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In Writing

Lou Reed 1942–2013: Reinhold Friedl: An Interesting, Dangerous Experiment

November 2013

Lou Reed died 27 October, 2013. Zeitkratzer's Reinhold Friedl remembers Reed, and performing Metal Machine Music

I got the sad message – that Lou Reed had passed away – on the way back from Paris. Just when we were finally preparing the first release of the full version of Metal Machine Music, including all four parts. I’m sad that Lou will not be able to listen to this anymore.

When I came to know his Metal Machine Music I was blown away. I was pretty young when some friends played it to me, and I didn’t even know at all who this guy Lou Reed was. I had no idea about his rock ’n’ music. I was convinced that the person who made this electroacoustic music must be a kind of strange contemporary music composer. I loved Metal Machine Music as a tape piece, like I listened to Xenakis or Stockhausen.

Years later, I got this telephone call from a manager asking if I might be interested with my group zeitkratzer to do something with Lou Reed. I was indeed! And then? Nothing was easy. I remember sitting with him in a hotel in Dresden at four o’clock in the morning after he’d played a concert with his band trying to convince him that zeitkratzer could play Metal Machine Music with violin, cello, doublebass, percussion, piano, accordion, saxophone, trumpet and tuba. For sure, he took me for crazy.

Later Lou remembered: “Zeitkratzer gets in touch with me, ‘Can we play Metal Machine Music live?’ I said, ‘It can’t be done.’ They said, ‘We transcribed it. Let us send you a few minutes of it and you tell us.’ They sent it, I played it, and there it was. It was unbelievable. I said, ‘My God! Okay, go do it.’”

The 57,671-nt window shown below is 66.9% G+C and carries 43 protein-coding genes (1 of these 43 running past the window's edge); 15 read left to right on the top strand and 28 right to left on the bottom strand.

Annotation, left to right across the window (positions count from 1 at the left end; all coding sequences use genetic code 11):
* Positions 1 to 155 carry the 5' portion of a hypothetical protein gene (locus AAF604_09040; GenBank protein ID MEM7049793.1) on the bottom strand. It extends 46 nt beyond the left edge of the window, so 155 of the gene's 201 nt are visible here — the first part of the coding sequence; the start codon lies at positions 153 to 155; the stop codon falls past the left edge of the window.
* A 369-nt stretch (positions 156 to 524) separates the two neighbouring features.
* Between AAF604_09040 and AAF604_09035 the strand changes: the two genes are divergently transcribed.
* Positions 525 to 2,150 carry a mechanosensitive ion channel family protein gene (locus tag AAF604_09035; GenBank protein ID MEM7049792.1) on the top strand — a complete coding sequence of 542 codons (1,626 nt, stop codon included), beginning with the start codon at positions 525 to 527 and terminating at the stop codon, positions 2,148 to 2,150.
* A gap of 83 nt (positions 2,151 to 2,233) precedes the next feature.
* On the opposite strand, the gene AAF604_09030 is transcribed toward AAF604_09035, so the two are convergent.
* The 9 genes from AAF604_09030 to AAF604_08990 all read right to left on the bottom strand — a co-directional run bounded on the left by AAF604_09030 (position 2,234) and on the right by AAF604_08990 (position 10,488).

And we did it. The transcription was easy, due to the incredible ears of Luca Venitucci, the accordion player of zeitkratzer at that time: he could even hear the tuning of Lou’s guitars in the original recording! An open fifth, nothing else. Once you have that, combined with the experience of having worked with musicians like Zbigniew Karkowski or Merzbow, you have got the music. Zeitkratzer rehearsed it for three days, trying out, proposing sounds, fixing them. The music was written down in three days, during afternoon rehearsals for a conduction with Butch Morris, another incredible musician, who died this year!

And then we performed Metal Machine Music at the Berlin Contemporary Music Festival! It was a musical attack, but also a social experiment, to confront this rock ’n’ roll animal with a contemporary music ambience. An interesting and even dangerous experiment. Lou started to speak about his “composition” and said things like “please play it like I wrote it”, even though he had never written down this music. We were pleased! On the other hand, two members of zeitkratzer were so impressed by his rock ’n’ roll appearance that they decided to leave after these performances and start their own rock ’n’ roll careers. And some people in the audience, among them the director of the Berlin Jazz Festival, shouted four letter words during the short breaks between the four movements. We played the piece a few days later in Venice, Laurie Anderson came backstage, Lou cried after the performance… Grace Jones came to the late night party and stripped in the bar, while Phill Niblock sang drones. A real party.

And Metal Machine Music! What music! We have now played it for years at different festivals all over Europe, and it became a kind of classic in zeitkratzer’s repertoire. We finally recorded the full version of all four parts of it for the first time in Italy last year, and are just about to release it. We are sad that this great musician passed away too early, and we will include the fourth part in our programme at the Worldtronic festival at Haus der Kulturen der Welt in Berlin on 1 December. That’s what Metal Machine Music has become: worldtronics! And Lou Reed was not only rock ’n’ roll – he was a real composer! Thank you, Lou.


Lou never wanted to have to do with you anymore after you drove this particular truck into the wall. You messed it up, Reinhold. Your sweet little essay is too weak to change perception.
Lou was Rock'n'roll - you on the other hand never will come close!

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